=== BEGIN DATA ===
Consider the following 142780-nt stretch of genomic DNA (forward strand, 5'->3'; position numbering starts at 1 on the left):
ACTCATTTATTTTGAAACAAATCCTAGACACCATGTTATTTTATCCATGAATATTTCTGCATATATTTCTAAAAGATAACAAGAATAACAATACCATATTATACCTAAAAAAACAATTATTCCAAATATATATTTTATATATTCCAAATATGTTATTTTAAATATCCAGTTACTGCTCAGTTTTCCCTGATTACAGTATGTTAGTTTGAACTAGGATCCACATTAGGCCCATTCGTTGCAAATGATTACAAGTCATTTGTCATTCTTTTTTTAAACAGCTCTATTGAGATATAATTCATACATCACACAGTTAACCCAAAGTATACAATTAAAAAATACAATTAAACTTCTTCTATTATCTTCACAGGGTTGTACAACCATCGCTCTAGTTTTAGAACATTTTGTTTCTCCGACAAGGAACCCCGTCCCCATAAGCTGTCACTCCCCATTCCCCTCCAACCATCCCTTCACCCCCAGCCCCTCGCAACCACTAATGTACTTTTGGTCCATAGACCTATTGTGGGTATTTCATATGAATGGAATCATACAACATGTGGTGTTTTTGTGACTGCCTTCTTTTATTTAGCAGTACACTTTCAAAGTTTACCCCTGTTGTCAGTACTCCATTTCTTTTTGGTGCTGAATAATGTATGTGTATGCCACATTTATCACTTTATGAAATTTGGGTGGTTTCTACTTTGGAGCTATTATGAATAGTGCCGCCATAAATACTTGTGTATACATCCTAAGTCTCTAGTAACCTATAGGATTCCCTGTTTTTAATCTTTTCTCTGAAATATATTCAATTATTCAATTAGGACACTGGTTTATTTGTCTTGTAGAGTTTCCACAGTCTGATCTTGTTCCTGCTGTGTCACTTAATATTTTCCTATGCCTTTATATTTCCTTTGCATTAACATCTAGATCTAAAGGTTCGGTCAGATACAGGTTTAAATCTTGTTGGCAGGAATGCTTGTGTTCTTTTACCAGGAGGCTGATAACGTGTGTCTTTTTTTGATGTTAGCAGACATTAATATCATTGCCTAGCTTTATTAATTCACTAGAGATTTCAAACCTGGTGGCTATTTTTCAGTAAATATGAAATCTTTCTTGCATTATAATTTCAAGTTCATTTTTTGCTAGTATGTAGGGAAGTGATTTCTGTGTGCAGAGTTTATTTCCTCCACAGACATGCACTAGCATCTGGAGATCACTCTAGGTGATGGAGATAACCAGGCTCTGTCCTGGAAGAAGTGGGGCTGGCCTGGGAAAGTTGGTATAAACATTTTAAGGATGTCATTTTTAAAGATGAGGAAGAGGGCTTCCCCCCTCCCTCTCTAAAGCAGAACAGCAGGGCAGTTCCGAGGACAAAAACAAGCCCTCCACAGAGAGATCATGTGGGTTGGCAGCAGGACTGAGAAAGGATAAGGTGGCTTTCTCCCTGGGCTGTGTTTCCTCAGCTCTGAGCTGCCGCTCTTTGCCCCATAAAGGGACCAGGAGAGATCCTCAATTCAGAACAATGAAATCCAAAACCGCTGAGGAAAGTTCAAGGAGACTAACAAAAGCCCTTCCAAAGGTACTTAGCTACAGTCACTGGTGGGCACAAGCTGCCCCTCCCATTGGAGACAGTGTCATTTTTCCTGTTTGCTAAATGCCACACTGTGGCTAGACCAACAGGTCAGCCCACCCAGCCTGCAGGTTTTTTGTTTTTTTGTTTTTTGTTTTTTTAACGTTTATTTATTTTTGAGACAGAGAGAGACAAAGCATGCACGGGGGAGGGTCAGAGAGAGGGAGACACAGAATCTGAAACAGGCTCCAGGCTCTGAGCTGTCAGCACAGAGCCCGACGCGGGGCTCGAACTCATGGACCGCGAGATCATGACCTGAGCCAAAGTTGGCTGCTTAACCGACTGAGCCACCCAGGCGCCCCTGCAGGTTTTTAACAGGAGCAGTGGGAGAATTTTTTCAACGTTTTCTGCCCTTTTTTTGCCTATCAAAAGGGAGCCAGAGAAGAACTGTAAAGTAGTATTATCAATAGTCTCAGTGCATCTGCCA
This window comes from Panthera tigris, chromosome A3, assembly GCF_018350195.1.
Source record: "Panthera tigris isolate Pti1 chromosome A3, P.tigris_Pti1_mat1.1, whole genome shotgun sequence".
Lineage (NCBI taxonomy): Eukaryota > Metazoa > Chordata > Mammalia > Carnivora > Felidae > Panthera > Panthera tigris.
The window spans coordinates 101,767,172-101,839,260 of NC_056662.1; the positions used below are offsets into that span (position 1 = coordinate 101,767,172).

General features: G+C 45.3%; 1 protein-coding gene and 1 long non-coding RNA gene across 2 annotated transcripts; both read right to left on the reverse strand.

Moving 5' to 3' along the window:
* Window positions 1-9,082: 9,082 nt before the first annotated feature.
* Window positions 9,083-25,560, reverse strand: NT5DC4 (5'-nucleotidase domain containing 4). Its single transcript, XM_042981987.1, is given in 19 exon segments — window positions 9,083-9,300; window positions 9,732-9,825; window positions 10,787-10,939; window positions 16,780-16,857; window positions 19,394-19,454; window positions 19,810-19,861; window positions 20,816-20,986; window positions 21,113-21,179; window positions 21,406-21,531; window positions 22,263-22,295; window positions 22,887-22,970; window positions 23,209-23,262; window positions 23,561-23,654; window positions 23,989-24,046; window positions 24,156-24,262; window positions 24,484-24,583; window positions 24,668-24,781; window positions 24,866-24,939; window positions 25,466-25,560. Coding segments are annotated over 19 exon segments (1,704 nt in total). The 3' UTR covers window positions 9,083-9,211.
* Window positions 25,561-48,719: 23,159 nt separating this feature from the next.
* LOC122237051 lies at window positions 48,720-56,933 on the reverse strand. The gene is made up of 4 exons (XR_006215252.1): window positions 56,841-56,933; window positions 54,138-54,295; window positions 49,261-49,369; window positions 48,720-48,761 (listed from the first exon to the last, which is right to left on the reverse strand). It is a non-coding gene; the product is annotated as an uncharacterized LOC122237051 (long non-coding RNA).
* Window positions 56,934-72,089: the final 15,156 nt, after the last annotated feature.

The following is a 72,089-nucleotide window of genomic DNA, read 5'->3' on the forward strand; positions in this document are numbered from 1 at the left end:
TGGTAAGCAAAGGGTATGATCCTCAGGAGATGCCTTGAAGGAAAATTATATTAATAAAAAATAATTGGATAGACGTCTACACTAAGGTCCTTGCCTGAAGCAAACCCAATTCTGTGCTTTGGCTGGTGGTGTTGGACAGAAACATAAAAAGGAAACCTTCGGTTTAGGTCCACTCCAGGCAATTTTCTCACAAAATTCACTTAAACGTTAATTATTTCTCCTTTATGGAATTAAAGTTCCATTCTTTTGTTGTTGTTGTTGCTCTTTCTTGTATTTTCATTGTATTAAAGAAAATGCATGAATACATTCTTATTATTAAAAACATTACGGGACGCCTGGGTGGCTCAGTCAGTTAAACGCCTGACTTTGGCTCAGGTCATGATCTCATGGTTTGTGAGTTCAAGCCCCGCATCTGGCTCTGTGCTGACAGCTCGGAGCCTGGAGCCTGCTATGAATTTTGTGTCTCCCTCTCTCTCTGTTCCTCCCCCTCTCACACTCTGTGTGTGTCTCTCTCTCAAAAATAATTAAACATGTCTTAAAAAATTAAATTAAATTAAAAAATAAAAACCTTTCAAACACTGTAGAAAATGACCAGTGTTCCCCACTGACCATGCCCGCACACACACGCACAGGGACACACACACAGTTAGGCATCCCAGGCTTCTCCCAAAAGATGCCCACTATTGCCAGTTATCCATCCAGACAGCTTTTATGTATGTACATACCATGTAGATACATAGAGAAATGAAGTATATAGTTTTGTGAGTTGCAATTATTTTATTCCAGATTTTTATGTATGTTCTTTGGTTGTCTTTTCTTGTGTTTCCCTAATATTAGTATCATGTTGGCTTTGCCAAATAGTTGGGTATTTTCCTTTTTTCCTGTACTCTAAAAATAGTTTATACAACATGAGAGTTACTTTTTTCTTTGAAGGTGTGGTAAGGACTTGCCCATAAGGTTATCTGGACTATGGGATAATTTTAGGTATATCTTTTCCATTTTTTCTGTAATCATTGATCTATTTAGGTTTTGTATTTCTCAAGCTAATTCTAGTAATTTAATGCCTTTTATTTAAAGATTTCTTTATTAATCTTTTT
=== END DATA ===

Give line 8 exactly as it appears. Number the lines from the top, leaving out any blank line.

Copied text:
Moving 5' to 3' along the window: